You’re looking to hire a PR agency, but it’s difficult to tell the big-hitters from the bullsh*tters. Here are the nine questions you need to ask to make sure you’re getting bang for your buck.
1. What experience do you have in my industry sector?
Sometimes it doesn’t matter if an agency has no experience in your sector, but often it can help to work with agencies who know your industry inside out. “Their knowledge can help you in your sales, marketing and communications efforts – and it means you won’t have to invest as much to get them up to speed,” says James Thelluson, head of corporate at Lexis PR. It also means they’re likely to have good press contacts already.
2. Can I see recent press coverage?
You want to know what you’re buying into. Of course, the outcome of any PR activity will depend on what material you give to the agencies to work with, but you want to be sure the agency can deliver good results. Ask to see press cuttings for clients similar to you, and check that the agency is able to secure national coverage as well as business and trade coverage.
3. Can I speak to some of your current clients?
It isn’t a bad idea to ask for references anyway, but if the agency is nervous about the idea of you speaking to current clients, it could be a warning sign. If the agency lets you speak to a client, ask them the following questions: Are they proactive in finding news hooks? How often do they liaise with you? Are you happy with the value you get out of working with them?
4. Are you working for any competitors?
Especially with larger PR agencies, you need to know whether there is likely to be any conflict of interest. But remember, loyalty and commitment is a two-way street. If you’re asking an agency to give up its commercial rights to compete for business in a certain sector, then offer to compensate by giving them the maximum chance to grow their revenues through you.
5. What kind of outcomes can you realistically deliver?
“It’s also worth asking yourself what you expect from the agency,” says Simon Matthews of Speed Communications. “Usually when a client is disappointed, it’s because their expectations haven’t been managed properly by the PR agency. Over-promising can be as much an issue as under-delivering.” Sit down with the agency to work out what realistic targets they can meet, and by when.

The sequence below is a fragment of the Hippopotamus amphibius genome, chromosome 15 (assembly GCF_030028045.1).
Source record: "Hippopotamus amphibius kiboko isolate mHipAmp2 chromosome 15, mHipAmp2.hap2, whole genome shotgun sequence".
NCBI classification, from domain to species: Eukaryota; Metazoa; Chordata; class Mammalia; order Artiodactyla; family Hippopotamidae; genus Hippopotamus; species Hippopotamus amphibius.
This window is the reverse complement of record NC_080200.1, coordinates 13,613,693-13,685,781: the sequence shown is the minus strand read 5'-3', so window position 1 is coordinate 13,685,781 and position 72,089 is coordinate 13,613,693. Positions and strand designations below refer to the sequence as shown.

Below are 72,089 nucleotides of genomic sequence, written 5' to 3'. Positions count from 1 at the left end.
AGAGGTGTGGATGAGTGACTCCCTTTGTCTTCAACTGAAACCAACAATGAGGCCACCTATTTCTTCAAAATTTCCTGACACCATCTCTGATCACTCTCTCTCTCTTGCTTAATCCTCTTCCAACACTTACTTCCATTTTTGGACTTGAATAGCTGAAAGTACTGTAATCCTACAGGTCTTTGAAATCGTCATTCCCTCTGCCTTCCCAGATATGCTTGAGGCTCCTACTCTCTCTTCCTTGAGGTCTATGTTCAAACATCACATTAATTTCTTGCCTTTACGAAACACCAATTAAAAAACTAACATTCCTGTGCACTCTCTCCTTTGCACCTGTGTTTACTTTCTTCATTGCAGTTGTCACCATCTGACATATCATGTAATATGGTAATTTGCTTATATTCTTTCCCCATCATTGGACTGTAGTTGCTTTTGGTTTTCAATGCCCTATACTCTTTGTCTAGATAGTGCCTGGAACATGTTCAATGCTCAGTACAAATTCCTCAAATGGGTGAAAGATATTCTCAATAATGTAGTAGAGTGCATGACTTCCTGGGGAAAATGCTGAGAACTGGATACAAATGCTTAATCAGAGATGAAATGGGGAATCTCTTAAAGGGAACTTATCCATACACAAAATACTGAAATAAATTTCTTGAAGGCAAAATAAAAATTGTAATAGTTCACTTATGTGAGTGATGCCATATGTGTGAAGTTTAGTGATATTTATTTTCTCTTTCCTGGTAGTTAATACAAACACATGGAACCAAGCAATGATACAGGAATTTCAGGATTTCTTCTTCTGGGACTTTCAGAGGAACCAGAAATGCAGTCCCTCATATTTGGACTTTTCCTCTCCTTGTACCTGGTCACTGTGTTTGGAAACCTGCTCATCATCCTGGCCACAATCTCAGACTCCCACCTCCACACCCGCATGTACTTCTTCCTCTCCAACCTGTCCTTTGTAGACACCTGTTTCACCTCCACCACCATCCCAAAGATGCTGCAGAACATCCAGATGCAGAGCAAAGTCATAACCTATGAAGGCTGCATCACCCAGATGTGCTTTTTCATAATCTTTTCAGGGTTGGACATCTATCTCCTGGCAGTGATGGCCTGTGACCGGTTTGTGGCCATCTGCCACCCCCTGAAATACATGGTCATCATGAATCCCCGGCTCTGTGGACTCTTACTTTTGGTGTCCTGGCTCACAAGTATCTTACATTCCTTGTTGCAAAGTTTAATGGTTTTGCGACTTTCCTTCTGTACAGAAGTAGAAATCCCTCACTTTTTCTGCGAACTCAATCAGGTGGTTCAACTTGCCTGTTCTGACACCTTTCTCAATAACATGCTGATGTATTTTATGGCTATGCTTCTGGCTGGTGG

6. How quickly can you respond to breaking news?
If news breaks first thing in the morning, but you take all day to react, you’re unlikely to receive any coverage. Journalists want everything immediately, so you need to make sure that not only the agency has its finger on the pulse, but your company is ready to comment on breaking news swiftly. Does the agency monitor for breaking news? Does the agency know what the big issues affecting your industry are?
7. What additional services can you add?
If your agency has an integrated digital offering or team, you’ll be able to tap into their specialist knowledge to enhance your reputation online. In the digital era, PR is much more about addressing a number of stakeholders – not just journalists. Tweets, Facebook, blogs: ask about them. The more services you can get from under one roof, the harder your retainer will work for you.
8. Who will I deal with?
In many PR agencies, directors are responsible for bringing in new business. But once they’ve signed you up, will you continue to work with them, or will your account be handled by a junior? Find out who will carry out the day-to-day work, and ask to meet them. “You should be able to look the future team in the eye. People are important – and this means the right skills and personalities,” says Lexis’s Thelluson.
9. Do I really want to work with an agency?
With an increasingly attractive talent pool of contractors, some firms are turning their back on the traditional full-service agency offering, and adopting a “mix and match” approach to building a bespoke PR team, says freelance PR specialist Cathy May. “Cherry-picking the media relations specialists, strategic consultants and copywriters that best suit your business gives you added flexibility.”
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